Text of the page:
Cynthia W. Roseberry currently serves as Project Manager for Clemency Project 2014. Clemency Project 2014 is a partnership among the National Association of Criminal Defense Lawyers, American Civil Liberties Union, the American Bar Association, Families Against Mandatory Minimums and the Federal Community and Public Defenders created in response to Deputy Attorney General James Cole’s request to the legal profession to provide pro bono assistance for clemency to federal prisoners who would likely receive a shorter sentence if they were sentenced today.  Prior to joining Clemency Project 2014, Cynthia served as Executive Director of the Federal Defenders of the Middle District of Georgia, Inc. For more than ten years she practiced federal and state criminal defense in Georgia, then Cynthia founded the Misdemeanor Clinic, and taught Advanced Criminal Procedure and co-taught in the Death Penalty Clinic at DePaul University College of Law in Illinois. Cynthia earned her B.S. from Wilberforce University in Wilberforce Ohio and her J.D. from Georgia State University College of Law in Atlanta, Georgia. Cynthia is a founding board member of the Georgia Innocence Project and a past president of the Georgia Association of Criminal Defense Lawyers

sabrina richardson8.) Sabrina Richardson – Miss University of Maryland Eastern Shore 2003-2004

Attorney Sabrina C. Richardson is the principal of The Law Office of Sabrina C. Richardson. She is a passionate litigator, motivated by her desire to help people solve their legal problems. She holds a Bachelor of Arts degree in English from the University of Maryland Eastern Shore, where she graduated Summa Cum Laude, and a Juris Doctorate from Howard University School of Law. Richardson focuses her practice on criminal & traffic defense, immigration law, personal injury, and wills, trusts & estate planning.

Desiree williams9.) Desiree Williams – Miss Hampton University 2010-2011

Desiree Williams earned her undergraduate degree in Health, Physical Education and Recreation from Hampton in 2011, and is currently a doctoral candidate in Hampton University’s Doctor of Physical Therapy program. She served as Miss Hampton University 2010-2011. Her other pageantry wins include Miss National Sweetheart, Miss Peninsula, Miss Arlington, and Miss Virginia Beach. Williams was only the fourth African-American to serve as Miss Virginia, which she served from 2013-2014. Desiree is also the co-author of the book, Love Affair with My Hair: Why Black Women Cheat on Health.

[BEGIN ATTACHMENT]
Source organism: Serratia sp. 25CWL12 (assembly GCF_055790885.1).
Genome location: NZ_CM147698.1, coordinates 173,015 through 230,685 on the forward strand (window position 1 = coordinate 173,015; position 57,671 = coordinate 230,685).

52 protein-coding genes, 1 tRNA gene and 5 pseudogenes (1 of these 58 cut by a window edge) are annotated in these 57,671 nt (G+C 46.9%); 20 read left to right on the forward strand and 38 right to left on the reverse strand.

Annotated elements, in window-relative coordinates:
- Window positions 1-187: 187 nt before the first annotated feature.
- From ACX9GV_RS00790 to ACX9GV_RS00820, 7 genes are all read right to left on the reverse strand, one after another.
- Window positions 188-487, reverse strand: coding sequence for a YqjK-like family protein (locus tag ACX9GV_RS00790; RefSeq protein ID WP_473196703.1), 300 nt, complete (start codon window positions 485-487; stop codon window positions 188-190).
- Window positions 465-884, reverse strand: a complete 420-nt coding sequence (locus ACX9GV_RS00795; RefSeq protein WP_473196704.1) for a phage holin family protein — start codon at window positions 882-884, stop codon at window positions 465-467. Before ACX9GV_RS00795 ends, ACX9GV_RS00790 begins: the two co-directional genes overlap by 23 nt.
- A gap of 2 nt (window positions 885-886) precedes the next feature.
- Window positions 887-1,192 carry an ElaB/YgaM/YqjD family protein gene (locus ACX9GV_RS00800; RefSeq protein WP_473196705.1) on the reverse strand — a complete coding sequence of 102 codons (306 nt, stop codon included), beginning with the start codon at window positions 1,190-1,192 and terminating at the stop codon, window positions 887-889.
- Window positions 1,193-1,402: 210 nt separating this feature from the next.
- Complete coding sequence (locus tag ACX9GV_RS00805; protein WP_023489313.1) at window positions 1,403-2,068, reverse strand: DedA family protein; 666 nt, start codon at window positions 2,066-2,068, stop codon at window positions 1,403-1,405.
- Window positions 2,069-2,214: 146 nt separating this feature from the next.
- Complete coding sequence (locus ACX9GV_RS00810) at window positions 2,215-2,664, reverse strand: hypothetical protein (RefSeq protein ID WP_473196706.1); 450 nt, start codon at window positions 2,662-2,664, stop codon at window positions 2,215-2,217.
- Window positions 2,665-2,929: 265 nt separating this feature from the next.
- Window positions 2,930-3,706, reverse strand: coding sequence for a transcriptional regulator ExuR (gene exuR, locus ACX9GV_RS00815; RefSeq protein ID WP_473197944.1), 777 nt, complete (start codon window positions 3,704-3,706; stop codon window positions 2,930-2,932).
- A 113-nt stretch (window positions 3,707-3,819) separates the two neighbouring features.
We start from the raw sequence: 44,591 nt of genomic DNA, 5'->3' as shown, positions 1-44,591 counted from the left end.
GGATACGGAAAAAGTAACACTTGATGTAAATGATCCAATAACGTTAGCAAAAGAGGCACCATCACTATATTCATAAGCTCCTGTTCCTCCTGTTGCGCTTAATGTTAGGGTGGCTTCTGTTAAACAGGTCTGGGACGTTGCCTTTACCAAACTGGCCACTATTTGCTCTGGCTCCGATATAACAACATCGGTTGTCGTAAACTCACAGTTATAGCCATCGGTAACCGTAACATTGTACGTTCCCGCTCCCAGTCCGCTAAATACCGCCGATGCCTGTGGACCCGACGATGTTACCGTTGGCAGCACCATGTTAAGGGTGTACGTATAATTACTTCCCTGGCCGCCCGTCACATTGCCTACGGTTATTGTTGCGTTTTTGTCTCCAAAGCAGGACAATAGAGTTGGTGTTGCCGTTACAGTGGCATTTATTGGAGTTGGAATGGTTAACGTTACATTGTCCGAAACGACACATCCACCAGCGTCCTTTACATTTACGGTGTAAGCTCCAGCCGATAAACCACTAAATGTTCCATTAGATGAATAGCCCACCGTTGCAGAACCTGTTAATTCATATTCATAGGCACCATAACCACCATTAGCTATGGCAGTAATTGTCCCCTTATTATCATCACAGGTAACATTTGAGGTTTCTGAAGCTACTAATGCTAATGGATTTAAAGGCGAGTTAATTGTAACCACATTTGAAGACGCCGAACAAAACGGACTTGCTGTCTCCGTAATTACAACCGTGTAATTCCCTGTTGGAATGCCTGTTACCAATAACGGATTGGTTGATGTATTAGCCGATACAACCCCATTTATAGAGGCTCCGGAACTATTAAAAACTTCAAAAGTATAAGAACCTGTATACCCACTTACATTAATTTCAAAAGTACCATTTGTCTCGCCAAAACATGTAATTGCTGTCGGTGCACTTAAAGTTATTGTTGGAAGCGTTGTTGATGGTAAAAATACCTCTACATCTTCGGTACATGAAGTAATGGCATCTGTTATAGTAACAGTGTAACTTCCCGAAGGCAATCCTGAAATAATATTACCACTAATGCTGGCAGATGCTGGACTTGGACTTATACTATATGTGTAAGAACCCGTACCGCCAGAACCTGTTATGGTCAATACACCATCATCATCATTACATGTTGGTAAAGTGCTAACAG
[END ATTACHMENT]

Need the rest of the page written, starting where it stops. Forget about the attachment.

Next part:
Scharita Lacey10.) Scharita Barry Lacey – Miss Central State University 2002-2003

Scharita Lacey is the Founder, Visionary, and CEO of Scharita Lacey Empowerment (S.L.E.) Scharita is a sought after motivational speaker, life coach, minister/evangelist, and mentor to many. She earned her Bachelor of Science Degree in Business Administration (Marketing & Management) from the Central State University and her Master’s Degree in Business Administration from the University of Phoenix. She holds Ministerial Credentials with Pneuma Life Network of Churches and several Professional & Leadership Certifications. Scharita is a member of Greater Grace Temple Church in Springfield, Ohio where she serves as an Associate Minister. Scharita also serves in the “Heart of God” Women’s Ministry at her church as one of the Government of Twelve – G12 Leaders on the Women’s Board and as a Life Group Leader to the women.

10 Women Athlete Graduates from Minority Serving Institutions

It is about time for March Madness to begin and collegiate sports fans everywhere will be rooting for their favorite teams, their alma maters, or their favorite underdog. In the spirit of sports and keeping in line with Women’s History Month we are highlighting notable women athletes who graduated from MSIs.

Misty May Treanor1.) Misty May Treanor – California State University, Long Beach
Misty May Treanor is a retired American professional beach volleyball player. She is a three-time Olympic gold medalist, and as of August 2012 the most successful female beach volleyball player with 112 individual championship wins in domestic and international competition. Misty May Treanor and teammate Kerri Walsh Jennings were the gold medalists in beach volleyball at the 2004, 2008, and 2012 Summer Olympics. Together, May Treanor and Walsh Jennings are considered the greatest beach volleyball team of all time. May Treanor retired from competitive play on August 8, 2012 after she and Walsh Jennings finished first in the 2012 Summer Olympic games; they defeated the United States team of Jennifer Kessy and April Ross in the gold medal match.
wilma rudolph2.) Wilma Rudolph – Tennessee State University